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Entertaining:

Domestic Bliss: Having People To Stay

Excerpt from Domestic Bliss: Simple Ways to Add Style to Your Lifeby Rita Konig

I still get rather excited about waking up in the morning and there being friends around. I know that it is quite childish, because it really is a hangover from whispering all night with a friend on a folding bed.

A beautiful guest bedroom and having friends popping in and out has got to be one of the great pleasures of life. There are things you can do for guests that would be impossible to maintain in your everyday life, which is why it's fun and not a drudge to do them. Those extra frivolities are what makes someone comfortable and feel welcome. It is extraordinary how different it feels arriving in a house where your host is ready for you and excited about your arrival compared with when there is a rather fraught atmosphere and your stay is obviously extremely inconvenient for everyone.

If you are having someone to stay for longer than a night, you may want to make sure they feel able to help themselves to whatever they need. You don't want to be asking constantly if they need a drink or something to eat, and it often makes it much easier to have someone around who is able to infiltrate themselves into your life. Show them where everything is and make it clear that you would like them to help themselves. You will probably find they will still need to be offered things, as people do find it quite hard to help themselves too much, unless they are very good friends. You may also need to get used to it yourself, as it can be a bit strange having someone too much at ease around your home, picking up the phone and piling into the wine cellar. By working out what you like and letting your guest know how everything works, you will find that things become a lot easier for both of you.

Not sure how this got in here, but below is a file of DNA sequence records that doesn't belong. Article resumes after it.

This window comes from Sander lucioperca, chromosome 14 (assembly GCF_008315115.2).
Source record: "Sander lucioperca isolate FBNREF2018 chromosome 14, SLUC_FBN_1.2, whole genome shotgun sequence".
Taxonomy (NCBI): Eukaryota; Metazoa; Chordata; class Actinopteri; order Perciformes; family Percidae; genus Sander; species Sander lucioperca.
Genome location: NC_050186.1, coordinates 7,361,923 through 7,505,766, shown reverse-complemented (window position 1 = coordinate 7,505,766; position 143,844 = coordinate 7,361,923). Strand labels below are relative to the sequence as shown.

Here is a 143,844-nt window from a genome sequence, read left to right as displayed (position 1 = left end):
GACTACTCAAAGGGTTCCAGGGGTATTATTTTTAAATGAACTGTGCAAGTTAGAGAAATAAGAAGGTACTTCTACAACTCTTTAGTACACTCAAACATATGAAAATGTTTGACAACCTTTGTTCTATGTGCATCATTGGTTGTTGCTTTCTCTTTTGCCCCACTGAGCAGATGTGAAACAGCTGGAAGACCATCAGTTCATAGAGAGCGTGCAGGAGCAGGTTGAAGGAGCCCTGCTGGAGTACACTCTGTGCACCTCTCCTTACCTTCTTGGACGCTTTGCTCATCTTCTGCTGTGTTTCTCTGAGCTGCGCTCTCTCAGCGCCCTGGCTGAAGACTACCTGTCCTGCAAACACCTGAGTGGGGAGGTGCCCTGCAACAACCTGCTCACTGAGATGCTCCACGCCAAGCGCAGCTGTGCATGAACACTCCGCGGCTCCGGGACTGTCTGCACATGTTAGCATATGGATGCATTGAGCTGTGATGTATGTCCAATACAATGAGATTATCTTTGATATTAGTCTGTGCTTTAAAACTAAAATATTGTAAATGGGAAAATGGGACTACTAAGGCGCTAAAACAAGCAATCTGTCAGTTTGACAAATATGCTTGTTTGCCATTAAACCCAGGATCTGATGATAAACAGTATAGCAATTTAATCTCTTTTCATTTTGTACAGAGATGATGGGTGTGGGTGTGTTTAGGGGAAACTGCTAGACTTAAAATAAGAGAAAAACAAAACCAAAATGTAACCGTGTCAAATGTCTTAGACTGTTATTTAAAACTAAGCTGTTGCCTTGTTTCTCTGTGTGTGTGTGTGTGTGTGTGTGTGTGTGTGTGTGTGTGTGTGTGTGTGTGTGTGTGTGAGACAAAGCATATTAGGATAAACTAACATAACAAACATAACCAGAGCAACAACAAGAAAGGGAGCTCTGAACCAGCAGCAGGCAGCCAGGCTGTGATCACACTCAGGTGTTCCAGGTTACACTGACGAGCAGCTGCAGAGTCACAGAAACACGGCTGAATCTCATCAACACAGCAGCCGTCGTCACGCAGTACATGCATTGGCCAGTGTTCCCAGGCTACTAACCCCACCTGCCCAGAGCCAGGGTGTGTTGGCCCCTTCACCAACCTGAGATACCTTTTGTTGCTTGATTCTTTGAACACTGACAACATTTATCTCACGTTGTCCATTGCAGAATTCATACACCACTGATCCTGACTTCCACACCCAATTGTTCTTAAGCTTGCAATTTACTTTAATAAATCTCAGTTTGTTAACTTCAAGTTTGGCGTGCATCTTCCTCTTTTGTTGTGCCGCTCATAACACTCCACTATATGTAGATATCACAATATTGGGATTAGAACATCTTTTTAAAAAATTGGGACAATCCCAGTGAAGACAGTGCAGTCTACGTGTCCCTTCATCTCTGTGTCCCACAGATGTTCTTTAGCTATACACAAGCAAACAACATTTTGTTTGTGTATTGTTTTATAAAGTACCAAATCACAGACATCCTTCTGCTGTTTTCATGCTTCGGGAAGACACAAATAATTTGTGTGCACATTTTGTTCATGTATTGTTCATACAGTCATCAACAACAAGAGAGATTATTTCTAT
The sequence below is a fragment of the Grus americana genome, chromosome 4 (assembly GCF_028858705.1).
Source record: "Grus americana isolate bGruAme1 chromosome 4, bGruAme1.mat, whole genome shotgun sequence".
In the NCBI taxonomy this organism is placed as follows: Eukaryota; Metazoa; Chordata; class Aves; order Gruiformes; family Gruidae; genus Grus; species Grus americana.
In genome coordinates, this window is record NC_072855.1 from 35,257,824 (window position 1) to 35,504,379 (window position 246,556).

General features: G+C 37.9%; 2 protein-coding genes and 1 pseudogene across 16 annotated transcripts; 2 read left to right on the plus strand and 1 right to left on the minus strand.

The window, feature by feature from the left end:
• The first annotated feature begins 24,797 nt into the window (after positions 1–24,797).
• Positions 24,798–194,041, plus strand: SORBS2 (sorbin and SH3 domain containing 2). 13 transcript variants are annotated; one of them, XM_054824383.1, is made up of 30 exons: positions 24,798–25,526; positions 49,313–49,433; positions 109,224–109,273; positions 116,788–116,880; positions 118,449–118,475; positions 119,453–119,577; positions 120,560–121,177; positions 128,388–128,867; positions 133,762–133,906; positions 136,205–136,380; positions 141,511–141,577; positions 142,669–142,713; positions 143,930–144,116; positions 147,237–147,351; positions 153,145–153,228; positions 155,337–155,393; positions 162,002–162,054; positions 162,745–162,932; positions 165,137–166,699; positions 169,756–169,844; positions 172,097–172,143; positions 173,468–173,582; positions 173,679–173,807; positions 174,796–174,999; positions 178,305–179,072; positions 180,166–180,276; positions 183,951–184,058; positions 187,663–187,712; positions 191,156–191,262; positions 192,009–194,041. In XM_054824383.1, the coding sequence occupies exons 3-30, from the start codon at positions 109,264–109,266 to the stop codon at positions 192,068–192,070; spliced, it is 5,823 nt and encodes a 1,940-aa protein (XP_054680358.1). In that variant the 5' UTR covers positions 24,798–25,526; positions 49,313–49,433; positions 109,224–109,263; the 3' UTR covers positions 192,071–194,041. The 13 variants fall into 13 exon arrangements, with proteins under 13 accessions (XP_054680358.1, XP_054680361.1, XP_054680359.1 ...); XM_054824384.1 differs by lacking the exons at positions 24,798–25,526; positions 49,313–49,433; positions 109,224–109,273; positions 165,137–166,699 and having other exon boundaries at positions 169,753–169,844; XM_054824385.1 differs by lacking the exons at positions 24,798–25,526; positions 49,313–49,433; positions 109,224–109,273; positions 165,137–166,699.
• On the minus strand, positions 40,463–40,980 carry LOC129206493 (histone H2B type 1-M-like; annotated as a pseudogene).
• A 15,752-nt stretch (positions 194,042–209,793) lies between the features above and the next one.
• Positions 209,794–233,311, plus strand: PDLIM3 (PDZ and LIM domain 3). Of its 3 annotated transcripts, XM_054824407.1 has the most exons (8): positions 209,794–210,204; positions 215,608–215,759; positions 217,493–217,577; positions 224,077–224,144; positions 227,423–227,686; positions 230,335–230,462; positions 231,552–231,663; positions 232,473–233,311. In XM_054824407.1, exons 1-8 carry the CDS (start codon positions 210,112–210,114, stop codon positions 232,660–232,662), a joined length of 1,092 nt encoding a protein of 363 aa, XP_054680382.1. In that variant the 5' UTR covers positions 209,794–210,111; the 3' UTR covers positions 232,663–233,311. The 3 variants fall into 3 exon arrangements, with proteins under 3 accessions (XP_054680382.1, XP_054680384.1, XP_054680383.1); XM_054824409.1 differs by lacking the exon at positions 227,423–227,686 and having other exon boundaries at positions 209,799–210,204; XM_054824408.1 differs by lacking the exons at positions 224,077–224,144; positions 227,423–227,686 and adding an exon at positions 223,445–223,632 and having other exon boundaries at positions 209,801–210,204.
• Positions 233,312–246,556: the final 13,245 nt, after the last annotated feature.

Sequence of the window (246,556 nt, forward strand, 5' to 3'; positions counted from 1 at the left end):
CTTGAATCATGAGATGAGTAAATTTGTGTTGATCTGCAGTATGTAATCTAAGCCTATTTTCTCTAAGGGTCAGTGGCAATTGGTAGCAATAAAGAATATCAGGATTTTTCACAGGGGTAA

Fluffing up the bedroom

Naturally you need to give some thought as to what might suit the guest, male or female, old school or modern. The bed is the obvious place to start, and you can make it more comfortable with layers, folding wonderful old blankets across the end for the male guest, or antique Welsh ones for the stylish girl. Acres of white linen and broiderie anglaise are ideal for most mothers-in-law. Hot-water bottles in winter and delicious dressing gowns, hotel style, cost little extra effort. Electric blankets can be a bit of a dilemma; for some people the idea of a warm bed is about as appealing as a glass of lukewarm water, and it should not be used as an alternative to central heating.

There are key things in guest bedrooms that are often overlooked: enough pillows and a bedside light, for example. I know this sounds totally mad, but there have been many times when I have had to grope my way from the bedroom door to the bed, stubbing, of course, my toes along the way. This does not fit very well with the joy of switching out the lights as you are unable to hold your eyes open a second longer. Squishy pillows are essential; a single long pillow is by no means enough and is too much like boarding school or childhood. If you have any square pillows, these are the most comfortable. The bed has got to be deliciously cozy, and extra blankets on the end look pretty. They also mean that should your guests get cold in the night, they can pull them up. Everyone lives by such different temperatures; some live in very warm houses and others like a slight chill, so it is a good idea to offer the extra blankets.